Workers Struggles: Asia, Australia and New Zealand

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India: Bihar sanitation workers on indefinite strike

Over 40,000 contract and daily wage sanitation workers from 19 civic bodies across Bihar state have been on strike since August 27. The Bihar Local Bodies Karamchari Sanyukt Sangharsh Morcha and Bihar State Local Body Employees Federation organised the action.

The unions are advancing 11 demands, including permanent jobs for contract sanitation workers, equal pay for equal work, an end to outsourcing, pension benefits, and employment of family members of deceased workers and other benefits. Workers say they will remain on strike until the government listens to their demands.

A union spokesman said regular sanitation workers of urban local bodies get a monthly wage of 40,000 rupees ($US504) while daily wage workers performing the same work get only 10,000 rupees ($US126). However, the unions are demanding a wage of only 18,000 rupees a month for contract and daily wage workers.

Flex printers in Andhra Pradesh protest loss of jobs

Flex printers and workers demonstrated outside the Prakasam Bhavan (District Administration Office) in Ongole on August 29 calling for the Andhra Pradesh state government to reverse its ban on vinyl flex banners.

The Andhra Pradesh Flex Banners Printers Association said over a million workers in the state could lose their jobs if the government maintained its ban. They proposed that flex banners could be recycled and reused for different applications, such as footwear, geo-textiles and canal linings.

Madhya Pradesh railway workers fight to defend jobs

Western Railway Employees Union members demonstrated at the integrated crew lobby in Ujjain, Madhya Pradesh on August 28 to protest railway administration’s plan to abolish the local running staff and their headquarters.

Train managers, loco pilots, assistant loco pilots, station masters and employees of operational, mechanical, commercial, S&T and electric departments from Ujjain headquarters were involved in the protest. Workers alleged that the temporary posting of workers from Ujjain headquarters to other facilities during the COVID-19 pandemic has been made permanent. They said Ujjain running staff are not being provided with work even though they are presenting for duties.

Sri Lankan State Engineering Corporation workers demand wages

State Engineering Corporation (SEC) workers protested outside the corporation’s head office in Colombo on Monday to demand their August salaries. Workers said that their July salaries were delayed and paid in two instalments. An SEC official said construction work across the country had stalled for two years and that many employees had been dismissed.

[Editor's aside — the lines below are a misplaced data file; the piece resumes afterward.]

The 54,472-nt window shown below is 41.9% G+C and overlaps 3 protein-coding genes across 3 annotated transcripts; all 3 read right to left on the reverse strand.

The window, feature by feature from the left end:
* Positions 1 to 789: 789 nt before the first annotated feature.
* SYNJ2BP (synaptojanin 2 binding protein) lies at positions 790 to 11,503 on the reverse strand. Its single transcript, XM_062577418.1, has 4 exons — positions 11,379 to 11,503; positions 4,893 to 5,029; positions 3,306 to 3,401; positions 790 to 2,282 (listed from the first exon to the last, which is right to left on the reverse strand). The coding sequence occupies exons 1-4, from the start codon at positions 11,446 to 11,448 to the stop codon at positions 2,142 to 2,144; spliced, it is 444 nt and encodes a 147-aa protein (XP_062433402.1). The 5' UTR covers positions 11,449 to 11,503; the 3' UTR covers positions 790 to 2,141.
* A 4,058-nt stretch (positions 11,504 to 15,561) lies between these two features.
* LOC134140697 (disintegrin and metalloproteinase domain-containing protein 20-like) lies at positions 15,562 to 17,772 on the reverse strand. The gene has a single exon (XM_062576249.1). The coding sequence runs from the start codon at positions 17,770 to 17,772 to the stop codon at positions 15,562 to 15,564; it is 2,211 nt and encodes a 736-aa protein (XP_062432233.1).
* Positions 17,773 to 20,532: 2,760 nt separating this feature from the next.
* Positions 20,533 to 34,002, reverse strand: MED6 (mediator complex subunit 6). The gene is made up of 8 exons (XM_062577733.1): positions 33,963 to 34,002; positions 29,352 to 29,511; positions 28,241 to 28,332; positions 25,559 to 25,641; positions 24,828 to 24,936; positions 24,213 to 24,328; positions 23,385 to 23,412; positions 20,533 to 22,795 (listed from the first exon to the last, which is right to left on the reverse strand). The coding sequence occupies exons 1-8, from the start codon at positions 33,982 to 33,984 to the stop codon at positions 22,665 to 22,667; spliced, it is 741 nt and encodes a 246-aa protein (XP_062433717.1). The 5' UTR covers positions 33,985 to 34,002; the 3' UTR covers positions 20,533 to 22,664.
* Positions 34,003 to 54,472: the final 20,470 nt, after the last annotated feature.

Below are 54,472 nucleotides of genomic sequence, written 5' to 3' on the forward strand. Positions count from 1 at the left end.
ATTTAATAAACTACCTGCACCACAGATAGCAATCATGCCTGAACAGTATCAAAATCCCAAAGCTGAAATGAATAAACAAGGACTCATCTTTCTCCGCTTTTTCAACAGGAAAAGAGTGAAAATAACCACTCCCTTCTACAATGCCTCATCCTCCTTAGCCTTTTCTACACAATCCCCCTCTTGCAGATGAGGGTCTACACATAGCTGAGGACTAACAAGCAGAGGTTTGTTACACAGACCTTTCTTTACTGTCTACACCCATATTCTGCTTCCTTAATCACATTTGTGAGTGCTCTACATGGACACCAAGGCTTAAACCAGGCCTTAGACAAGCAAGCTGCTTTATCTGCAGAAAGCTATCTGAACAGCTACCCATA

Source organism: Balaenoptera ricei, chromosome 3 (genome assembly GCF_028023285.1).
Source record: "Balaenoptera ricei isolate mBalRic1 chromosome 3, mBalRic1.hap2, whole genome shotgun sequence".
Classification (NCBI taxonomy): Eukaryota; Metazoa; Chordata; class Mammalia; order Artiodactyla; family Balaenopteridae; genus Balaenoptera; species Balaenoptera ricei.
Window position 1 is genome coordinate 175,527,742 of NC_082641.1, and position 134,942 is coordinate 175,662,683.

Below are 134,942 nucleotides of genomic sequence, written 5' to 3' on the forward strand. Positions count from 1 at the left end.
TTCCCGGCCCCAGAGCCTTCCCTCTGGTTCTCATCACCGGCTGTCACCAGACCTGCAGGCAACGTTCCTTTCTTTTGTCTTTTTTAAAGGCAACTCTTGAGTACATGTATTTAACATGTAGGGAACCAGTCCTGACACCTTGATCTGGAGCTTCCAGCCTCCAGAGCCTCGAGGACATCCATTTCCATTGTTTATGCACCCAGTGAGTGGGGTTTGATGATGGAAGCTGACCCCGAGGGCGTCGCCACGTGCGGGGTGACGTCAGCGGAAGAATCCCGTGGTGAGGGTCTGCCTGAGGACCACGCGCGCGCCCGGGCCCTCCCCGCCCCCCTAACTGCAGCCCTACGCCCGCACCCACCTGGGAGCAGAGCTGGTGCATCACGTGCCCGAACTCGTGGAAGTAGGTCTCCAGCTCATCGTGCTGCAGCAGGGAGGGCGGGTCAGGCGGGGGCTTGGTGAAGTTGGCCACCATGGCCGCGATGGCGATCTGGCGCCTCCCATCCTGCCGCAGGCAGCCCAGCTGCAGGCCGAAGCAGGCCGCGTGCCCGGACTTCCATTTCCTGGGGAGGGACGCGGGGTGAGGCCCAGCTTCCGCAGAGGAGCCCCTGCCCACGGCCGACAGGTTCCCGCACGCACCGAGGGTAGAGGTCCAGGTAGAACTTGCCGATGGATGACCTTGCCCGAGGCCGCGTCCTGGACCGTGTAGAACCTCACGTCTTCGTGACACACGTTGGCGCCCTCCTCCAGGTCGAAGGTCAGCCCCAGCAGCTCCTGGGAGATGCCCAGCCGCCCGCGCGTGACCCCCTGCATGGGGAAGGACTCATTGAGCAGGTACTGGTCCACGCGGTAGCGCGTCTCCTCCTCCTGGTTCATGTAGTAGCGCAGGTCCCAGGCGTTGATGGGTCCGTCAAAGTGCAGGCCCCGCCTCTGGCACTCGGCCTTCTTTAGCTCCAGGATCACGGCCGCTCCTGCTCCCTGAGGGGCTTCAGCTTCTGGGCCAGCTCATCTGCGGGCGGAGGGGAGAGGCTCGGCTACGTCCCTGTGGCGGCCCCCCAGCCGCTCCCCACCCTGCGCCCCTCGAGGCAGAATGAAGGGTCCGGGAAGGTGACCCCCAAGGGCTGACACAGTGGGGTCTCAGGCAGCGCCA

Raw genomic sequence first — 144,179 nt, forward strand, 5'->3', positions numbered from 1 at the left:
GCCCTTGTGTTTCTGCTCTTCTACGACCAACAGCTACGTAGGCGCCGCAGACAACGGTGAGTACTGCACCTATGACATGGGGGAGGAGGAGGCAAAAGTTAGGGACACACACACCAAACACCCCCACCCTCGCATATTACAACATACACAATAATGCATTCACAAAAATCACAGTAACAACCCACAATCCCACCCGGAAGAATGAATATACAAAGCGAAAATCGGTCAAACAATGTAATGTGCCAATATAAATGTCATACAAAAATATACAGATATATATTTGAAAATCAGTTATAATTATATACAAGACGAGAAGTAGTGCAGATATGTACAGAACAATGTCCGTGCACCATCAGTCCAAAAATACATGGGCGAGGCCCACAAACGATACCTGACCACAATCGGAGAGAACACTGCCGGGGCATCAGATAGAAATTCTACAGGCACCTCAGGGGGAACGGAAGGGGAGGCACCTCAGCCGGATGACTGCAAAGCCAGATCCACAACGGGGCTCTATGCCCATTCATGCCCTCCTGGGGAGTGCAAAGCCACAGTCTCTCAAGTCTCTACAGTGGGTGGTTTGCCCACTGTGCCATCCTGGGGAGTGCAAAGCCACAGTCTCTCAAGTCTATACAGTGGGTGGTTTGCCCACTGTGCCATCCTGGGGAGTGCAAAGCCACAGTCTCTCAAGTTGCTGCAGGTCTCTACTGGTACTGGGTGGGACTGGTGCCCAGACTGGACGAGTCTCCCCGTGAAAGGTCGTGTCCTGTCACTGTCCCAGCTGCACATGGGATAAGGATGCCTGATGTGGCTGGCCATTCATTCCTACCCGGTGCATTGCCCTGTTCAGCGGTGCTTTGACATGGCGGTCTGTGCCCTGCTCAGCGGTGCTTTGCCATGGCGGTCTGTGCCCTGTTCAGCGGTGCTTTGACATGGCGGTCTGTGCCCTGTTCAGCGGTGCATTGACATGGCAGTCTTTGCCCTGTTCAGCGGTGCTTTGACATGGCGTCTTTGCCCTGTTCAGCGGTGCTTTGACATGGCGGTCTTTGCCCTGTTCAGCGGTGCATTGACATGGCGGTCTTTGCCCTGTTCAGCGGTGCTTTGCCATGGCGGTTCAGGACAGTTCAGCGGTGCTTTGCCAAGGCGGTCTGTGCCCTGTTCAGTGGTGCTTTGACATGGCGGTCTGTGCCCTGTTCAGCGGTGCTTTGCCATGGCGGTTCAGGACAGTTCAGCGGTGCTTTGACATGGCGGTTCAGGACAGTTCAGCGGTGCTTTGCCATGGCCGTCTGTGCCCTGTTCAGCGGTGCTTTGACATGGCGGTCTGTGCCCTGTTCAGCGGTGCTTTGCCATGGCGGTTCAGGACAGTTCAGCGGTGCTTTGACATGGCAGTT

Bangladeshi light vehicle drivers demonstrate for higher pay

Bangladeshi drivers of private taxis, cars, auto-tempo and auto-rickshaws demonstrated outside the Dhaka Press Club on August 19 demanding a minimum wage increase of 25,000 taka ($US264) to keep pace with the skyrocketing costs of essentials and fuel.

The Dhaka District Taxi, Taxi Car, Auto-tempo, Auto-rickshaw Drivers and Workers’ Union are demanding fixed wages and working hours, identity cards, vacations, food allowance, labour law rights and other demands.

The drivers said that they work for 14 to 15 hours a day for a meagre wage and are not provided any work facilities. There are over 500,000 drivers of light vehicles working in the capital Dhaka.

Australia and New Zealand

Northern Territory public sector workers strike over wage freeze

Over 1,000 public sector workers in Australia’s Northern Territory (NT) struck on Thursday to demand an end to the territory government’s four-year public sector wage freeze. Teachers, firefighters and correctional services officers walked out and demonstrated outside the territory parliament in Darwin and at the Alice Springs Town Hall.

Other public sector workers, including nurses, power and water utility workers, aboriginal health practitioners and other government workers held simultaneous rallies during lunch breaks or while off duty.

The four-year wage freeze on 20,000 public sector workers was imposed in November 2020 as part of the Labor government’s “budget repair roadmap.” The freeze was calculated to save the government $424 million over four years.

Up until now the NT public sector unions have only organised isolated separate action in opposition to the freeze. The Australian Education Union called out hundreds of teachers from 161 schools for four hours in Darwin and nearby Palmerston on August 19. This followed industrial action called by the United Workers Union covering correctional officers and firefighters in May and July.

Gympie Regional Council workers locked out after one-hour strike

About 100 workers from Gympie Regional Council (GRC), 170 kilometres north of Queensland’s capital Brisbane, walked off the job for an hour on Wednesday morning in their dispute for an improved enterprise agreement. Workers demonstrated outside the Gympie Town Hall holding placards saying “Decent Wage Increase Now” and other slogans. The council administrators responded by locking the workers out.

The workers are members of the Construction Forestry Maritime Mining and Energy Union (CFMMEU), Australian Workers Union (AWU) and The Services Union (TSU).